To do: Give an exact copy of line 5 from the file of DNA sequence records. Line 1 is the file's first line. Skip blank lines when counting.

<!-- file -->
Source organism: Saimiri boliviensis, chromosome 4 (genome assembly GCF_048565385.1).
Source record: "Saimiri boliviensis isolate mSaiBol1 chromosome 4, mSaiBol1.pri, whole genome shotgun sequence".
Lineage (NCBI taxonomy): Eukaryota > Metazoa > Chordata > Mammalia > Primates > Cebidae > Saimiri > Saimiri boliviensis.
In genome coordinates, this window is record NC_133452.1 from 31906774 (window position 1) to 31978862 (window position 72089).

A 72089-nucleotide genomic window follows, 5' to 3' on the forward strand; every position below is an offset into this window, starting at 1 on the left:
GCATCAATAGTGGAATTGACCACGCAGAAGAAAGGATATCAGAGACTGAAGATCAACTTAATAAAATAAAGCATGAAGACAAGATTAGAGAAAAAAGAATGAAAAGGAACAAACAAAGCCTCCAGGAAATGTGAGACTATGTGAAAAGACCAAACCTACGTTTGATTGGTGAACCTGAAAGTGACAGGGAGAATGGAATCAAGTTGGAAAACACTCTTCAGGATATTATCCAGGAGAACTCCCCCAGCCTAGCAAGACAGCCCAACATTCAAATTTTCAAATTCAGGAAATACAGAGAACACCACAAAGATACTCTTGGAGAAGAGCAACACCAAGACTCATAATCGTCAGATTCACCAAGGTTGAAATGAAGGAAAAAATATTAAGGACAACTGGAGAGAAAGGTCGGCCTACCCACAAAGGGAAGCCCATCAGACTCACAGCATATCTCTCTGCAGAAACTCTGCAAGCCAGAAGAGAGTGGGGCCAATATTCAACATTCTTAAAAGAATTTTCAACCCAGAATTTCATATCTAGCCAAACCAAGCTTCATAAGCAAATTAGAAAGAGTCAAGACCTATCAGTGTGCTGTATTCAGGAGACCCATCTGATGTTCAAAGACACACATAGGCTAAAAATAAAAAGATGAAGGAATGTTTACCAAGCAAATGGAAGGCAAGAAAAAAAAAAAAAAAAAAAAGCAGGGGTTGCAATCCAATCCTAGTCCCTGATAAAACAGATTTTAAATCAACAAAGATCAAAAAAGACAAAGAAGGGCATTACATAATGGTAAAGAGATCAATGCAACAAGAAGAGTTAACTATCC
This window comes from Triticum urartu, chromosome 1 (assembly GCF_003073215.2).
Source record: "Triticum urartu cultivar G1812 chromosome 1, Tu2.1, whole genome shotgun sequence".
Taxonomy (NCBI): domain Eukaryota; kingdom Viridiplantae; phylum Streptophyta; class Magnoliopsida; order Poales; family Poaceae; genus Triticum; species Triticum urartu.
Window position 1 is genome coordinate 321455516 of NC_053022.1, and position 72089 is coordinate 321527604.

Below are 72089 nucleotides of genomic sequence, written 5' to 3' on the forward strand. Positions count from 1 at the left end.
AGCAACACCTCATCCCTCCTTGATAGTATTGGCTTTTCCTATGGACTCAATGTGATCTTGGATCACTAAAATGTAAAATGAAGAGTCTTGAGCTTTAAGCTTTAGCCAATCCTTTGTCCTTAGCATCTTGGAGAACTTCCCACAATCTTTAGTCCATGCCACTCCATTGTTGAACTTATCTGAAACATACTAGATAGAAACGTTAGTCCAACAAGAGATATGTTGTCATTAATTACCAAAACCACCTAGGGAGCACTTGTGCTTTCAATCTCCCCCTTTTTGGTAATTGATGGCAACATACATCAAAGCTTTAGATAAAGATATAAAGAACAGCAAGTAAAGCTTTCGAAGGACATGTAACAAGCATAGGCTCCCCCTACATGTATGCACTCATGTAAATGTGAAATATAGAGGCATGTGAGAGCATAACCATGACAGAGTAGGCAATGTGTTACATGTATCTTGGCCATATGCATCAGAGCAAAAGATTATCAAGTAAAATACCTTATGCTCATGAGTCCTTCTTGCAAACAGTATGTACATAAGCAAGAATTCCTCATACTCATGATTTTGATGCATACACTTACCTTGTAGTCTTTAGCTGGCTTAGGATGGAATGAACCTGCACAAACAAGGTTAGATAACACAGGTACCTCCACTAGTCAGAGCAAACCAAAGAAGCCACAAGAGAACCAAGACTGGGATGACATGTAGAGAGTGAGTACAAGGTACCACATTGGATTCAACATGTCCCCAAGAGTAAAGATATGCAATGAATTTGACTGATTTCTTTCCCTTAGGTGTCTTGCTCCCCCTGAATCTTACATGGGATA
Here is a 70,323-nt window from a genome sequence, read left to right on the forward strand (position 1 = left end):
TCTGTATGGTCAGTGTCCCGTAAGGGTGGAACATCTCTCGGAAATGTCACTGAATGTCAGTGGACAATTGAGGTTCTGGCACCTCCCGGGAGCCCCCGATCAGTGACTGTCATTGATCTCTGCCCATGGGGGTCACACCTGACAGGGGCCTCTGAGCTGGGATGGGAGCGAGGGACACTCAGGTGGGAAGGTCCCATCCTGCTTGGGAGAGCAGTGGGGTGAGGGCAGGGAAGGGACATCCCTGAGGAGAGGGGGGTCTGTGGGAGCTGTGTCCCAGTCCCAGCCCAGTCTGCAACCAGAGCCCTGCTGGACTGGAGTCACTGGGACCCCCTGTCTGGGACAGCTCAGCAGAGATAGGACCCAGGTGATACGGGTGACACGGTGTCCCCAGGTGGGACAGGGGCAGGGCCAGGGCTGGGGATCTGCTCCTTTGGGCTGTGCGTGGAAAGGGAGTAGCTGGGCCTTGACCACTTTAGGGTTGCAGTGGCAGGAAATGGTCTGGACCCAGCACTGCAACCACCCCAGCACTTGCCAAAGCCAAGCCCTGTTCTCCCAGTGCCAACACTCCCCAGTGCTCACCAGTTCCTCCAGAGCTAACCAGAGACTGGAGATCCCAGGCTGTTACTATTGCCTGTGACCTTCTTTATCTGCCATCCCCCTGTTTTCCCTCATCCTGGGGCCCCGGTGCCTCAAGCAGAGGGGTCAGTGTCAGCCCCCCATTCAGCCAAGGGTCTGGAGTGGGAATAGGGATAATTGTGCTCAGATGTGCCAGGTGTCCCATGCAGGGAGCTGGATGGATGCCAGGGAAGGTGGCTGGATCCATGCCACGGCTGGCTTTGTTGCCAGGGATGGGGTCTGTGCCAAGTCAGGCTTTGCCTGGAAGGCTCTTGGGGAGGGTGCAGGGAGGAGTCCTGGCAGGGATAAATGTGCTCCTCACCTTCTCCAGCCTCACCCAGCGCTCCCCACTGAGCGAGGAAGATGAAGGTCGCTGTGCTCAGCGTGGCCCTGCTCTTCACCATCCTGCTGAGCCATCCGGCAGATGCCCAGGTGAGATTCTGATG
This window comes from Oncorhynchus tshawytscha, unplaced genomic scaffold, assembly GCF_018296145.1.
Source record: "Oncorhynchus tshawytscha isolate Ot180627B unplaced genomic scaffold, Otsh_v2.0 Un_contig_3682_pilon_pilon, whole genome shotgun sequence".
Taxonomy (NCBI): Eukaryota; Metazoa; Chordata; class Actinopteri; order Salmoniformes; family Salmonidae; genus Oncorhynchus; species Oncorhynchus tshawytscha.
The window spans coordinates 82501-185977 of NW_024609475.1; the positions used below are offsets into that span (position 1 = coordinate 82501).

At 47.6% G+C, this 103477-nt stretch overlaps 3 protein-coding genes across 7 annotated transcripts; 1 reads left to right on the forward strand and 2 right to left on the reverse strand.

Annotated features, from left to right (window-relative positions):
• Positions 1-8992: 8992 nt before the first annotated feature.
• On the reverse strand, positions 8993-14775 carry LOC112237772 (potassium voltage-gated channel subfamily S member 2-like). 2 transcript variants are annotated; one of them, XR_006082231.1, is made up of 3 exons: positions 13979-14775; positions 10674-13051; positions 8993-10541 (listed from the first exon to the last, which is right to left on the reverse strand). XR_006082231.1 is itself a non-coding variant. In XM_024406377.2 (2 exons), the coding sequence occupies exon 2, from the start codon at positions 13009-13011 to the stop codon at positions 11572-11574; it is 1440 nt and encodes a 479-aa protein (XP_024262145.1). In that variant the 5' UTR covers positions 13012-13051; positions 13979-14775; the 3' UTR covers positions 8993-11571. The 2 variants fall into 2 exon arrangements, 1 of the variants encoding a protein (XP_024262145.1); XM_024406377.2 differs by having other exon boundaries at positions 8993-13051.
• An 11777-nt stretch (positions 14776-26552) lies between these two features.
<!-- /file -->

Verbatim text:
A 72089-nucleotide genomic window follows, 5' to 3' on the forward strand; every position below is an offset into this window, starting at 1 on the left: